As dementia progresses to its middle stages, a person’s need for care increases. Individuals with dementia may need help with activities of daily living, such as dressing, hygiene, meal planning, and the management of medication.
If you are the caregiver of an individual with dementia, you may be trying to keep your loved one in their home and community for as long as possible. But, as the caregiving demands increase, so does your need to bring in help. You may wonder if Medicare is a good starting place; does it pay for at-home professional dementia care?
Medicare Types and Coverage
There are four parts of Medicare: Part A, Part B, Part C, and Part D. Here are the covered expenses for each part which may occur in dementia care:
Medicare Part A (Hospital Insurance)
Includes limited home health care, hospice care, hospital inpatient stays, mental health inpatient stays, and skilled nursing facility stays.
Medicare Part B (Medical Insurance)
Includes doctor services, outpatient therapy, durable medical equipment (Dme), clinical laboratory services, home health services, outpatient mental health services, and partial hospitalization mental health services.
Medicare Part C (Medicare Advantage)
Provides coverage for Medicare Parts A and B, as well as extended services that are helpful for dementia patients, such as rides to doctor’s appointments, safety updates in the home, devices for mobility, limited non-medical home care, adult daycare, and some parts of living in a memory care facility.
Medicare Part D (Prescription Drug Coverage)
Covers most outpatient prescription drugs, including vaccines.
Medicare-covered services are paid at various rates depending upon the deductible due, coinsurance, and premiums that vary per plan.
Some dementia patients may qualify for a special needs plan (SNP) which is designed to provide targeted care and can cover some of the areas of need that Medicare Parts A-C does not cover.
Medigap is a resource that may cover costs where Medicare leaves off. A Medigap policy is health insurance sold by private insurance companies that can pay some of the costs that an Original Medicare Plan does not cover.
What Medicare Covers for Dementia Patients
Medicare does pay a portion of the medical expenses for dementia patients, but there are limitations. Here are some of the aspects of dementia care that Medicare will cover.
Medical, Physician, and Mental Care Services and Stays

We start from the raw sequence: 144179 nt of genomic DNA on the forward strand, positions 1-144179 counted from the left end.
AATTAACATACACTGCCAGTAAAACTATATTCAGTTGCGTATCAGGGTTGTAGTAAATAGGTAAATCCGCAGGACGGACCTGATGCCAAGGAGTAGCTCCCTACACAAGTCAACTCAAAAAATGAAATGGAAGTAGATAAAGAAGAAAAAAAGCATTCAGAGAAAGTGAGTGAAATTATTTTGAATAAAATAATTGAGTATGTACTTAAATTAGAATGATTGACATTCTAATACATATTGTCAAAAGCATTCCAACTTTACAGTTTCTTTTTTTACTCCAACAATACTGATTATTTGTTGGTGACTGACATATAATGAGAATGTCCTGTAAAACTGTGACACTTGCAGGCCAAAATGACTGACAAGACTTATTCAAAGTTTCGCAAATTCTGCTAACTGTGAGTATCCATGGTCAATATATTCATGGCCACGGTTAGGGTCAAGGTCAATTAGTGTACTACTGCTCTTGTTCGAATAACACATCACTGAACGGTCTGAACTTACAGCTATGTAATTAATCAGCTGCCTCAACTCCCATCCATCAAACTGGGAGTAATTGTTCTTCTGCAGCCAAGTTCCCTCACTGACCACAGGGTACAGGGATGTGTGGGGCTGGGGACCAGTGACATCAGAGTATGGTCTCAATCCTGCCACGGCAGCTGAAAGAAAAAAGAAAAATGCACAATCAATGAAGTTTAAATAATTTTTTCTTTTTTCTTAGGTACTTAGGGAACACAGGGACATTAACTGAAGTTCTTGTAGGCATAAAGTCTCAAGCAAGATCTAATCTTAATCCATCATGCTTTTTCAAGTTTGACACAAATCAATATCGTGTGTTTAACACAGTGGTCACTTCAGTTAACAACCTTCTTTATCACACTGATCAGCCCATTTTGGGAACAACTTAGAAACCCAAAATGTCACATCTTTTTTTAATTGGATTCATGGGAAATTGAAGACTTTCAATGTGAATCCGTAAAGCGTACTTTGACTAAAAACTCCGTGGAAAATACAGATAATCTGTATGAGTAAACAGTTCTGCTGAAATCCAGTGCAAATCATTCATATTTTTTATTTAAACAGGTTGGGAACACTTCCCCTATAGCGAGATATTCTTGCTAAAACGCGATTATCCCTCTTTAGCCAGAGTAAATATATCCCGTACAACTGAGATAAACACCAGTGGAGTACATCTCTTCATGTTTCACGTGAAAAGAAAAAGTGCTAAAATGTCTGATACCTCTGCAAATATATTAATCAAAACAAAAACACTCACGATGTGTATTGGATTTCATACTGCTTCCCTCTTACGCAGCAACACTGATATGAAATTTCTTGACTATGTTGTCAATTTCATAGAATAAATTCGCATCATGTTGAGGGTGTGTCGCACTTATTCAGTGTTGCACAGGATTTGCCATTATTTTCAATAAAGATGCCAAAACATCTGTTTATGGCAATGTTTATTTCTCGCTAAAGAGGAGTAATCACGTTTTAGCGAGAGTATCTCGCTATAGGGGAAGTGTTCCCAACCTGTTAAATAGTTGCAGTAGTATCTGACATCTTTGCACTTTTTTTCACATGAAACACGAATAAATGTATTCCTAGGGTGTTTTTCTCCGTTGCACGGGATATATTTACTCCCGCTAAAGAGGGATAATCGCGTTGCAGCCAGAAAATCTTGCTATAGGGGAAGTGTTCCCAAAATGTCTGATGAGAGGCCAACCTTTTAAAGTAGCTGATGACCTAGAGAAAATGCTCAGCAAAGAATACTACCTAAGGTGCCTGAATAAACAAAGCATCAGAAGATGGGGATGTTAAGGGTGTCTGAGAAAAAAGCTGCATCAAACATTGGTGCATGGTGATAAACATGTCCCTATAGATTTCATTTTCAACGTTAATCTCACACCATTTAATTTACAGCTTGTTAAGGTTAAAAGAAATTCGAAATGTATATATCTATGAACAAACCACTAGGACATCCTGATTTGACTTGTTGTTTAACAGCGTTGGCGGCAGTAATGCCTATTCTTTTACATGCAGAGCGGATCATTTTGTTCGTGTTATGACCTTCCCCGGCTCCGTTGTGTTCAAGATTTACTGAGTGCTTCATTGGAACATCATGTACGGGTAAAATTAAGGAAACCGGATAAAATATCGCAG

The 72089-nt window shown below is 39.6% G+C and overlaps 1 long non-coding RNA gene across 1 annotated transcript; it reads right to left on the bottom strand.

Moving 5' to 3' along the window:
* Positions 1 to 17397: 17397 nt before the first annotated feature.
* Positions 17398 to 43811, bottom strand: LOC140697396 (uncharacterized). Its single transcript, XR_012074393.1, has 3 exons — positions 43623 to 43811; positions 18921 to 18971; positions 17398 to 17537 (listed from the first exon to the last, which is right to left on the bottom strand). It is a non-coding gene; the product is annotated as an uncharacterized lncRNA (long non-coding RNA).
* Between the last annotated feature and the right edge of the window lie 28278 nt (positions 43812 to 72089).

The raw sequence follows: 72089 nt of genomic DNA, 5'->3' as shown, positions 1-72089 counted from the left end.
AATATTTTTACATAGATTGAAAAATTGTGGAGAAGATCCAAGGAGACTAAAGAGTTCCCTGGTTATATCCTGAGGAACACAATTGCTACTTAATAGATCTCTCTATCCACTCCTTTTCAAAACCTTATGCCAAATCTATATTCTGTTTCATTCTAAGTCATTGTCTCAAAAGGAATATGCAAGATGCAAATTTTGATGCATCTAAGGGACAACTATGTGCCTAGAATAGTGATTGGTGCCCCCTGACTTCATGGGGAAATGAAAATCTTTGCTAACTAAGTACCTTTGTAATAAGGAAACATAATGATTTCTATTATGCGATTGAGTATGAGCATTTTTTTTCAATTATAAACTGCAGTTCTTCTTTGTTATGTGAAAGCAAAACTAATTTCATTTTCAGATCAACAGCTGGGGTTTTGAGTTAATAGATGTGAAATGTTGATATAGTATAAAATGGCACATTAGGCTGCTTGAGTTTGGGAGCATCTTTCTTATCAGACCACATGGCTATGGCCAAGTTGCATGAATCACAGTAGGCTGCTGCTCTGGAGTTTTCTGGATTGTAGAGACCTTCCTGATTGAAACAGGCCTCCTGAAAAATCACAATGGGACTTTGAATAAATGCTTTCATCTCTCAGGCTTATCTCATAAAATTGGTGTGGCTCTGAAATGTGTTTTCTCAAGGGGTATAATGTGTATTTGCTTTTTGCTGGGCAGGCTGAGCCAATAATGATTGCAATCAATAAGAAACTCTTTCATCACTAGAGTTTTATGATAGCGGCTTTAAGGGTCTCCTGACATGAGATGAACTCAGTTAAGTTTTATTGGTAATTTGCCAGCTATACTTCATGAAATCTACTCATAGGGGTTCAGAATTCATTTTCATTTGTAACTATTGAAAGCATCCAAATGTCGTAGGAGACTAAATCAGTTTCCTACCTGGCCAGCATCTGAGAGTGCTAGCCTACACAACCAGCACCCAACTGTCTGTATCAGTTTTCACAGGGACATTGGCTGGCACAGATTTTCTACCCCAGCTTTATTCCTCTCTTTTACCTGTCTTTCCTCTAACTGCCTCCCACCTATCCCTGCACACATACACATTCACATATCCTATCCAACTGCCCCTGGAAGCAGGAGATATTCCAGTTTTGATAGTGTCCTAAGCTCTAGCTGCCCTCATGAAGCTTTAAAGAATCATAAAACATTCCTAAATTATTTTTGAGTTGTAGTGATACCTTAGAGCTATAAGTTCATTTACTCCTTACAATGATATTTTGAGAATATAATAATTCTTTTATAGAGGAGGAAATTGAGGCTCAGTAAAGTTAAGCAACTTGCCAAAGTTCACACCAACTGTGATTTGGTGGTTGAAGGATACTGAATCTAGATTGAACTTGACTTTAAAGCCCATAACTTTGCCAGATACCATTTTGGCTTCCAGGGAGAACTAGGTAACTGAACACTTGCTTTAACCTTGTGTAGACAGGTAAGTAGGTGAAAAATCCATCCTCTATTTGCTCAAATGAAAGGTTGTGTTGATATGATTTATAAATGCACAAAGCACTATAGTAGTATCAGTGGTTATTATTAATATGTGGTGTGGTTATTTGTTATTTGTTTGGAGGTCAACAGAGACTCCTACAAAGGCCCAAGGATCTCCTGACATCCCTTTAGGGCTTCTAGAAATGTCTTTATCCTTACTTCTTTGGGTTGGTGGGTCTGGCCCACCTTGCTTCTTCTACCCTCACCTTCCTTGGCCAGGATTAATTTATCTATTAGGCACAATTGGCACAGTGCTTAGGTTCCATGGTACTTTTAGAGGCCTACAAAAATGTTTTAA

Medicare covers inpatient care and doctor’s visits. It also pays for dementia screenings, cognitive testing, and other tests necessary for dementia diagnosis. Health laws in the United States require physicians to cover cognitive function screenings during the patient’s annual wellness visit.
Inpatient care includes stays and services provided while the patient is in the hospital or a skilled nursing home facility. There is no set time limitation for a hospital stay, but Medicare coverage for a skilled nursing home stay is limited to 100 days.
Individuals with dementia can experience mood changes, depression, or anxiety, which may be helped by mental health inpatient and outpatient services which are covered by Original Medicare (Medicare Part A and Part B).
Physical, occupational, and speech therapy can be beneficial to the well-being of a person with dementia and it is covered by Medicare Part B.
Home safety in any stage of dementia is important to the individual’s life protection. Part B Medicare covers home safety assessments when the evaluation is ordered by the patient’s primary care physician.
Advance Care Planning
Voluntary advance care planning is covered by Medicare Part B. This service includes discussions between the physician and the patient about end-of-life care options and wishes, and advance directives.
Intermittent Skilled Nursing Care
At-home intermittent skilled nursing care is covered up to 35 hours a week by some Medicare plans. The attending physician must coordinate with a certified home health agency, and the patient must be declared ‘homebound.’ The patient must be receiving home care under a plan that is regularly reviewed and updated by the physician.
The patient may be physically able to leave the home but may still qualify as homebound when they are psychologically unable to function outside of the home.
Hospice is covered by Medicare when the patient’s physician certifies that they have six months or less to live.
Hospice care brings relief to both the patient and the caregiver in the late stages of dementia.
What Medicare Does Not Cover for Dementia Patients
In summary, Medicare does not cover:
- Respite care (except for the adult daycare or intermittent skilled nursing care services mentioned above)
- Custodial or non-medical care (such as cleaning, cooking, dressing, bathing, laundry, household rent, or shopping)
- Long-term around-the-clock care (except for approved at-home intermittent skilled nursing care services for up to 35 hours per week, or care provided in hospitals and skilled nursing facilities – with a 100-day limitation)
Planning for Long-Term Care
We understand that planning long-term dementia care for your loved one can feel overwhelming, and the process can be exhausting.
Whether you are wondering At What Point Do You Need 24 Hour Care With Dementia?, or if you are in the Austin, Texas area and are looking for help with memory care options, we are here to assist you.
If you are in or plan to be in the Round Rock or North Austin, Texas area, we would love to help you with your questions! Contact us online or schedule a virtual tour online or call us at 512-399-5080.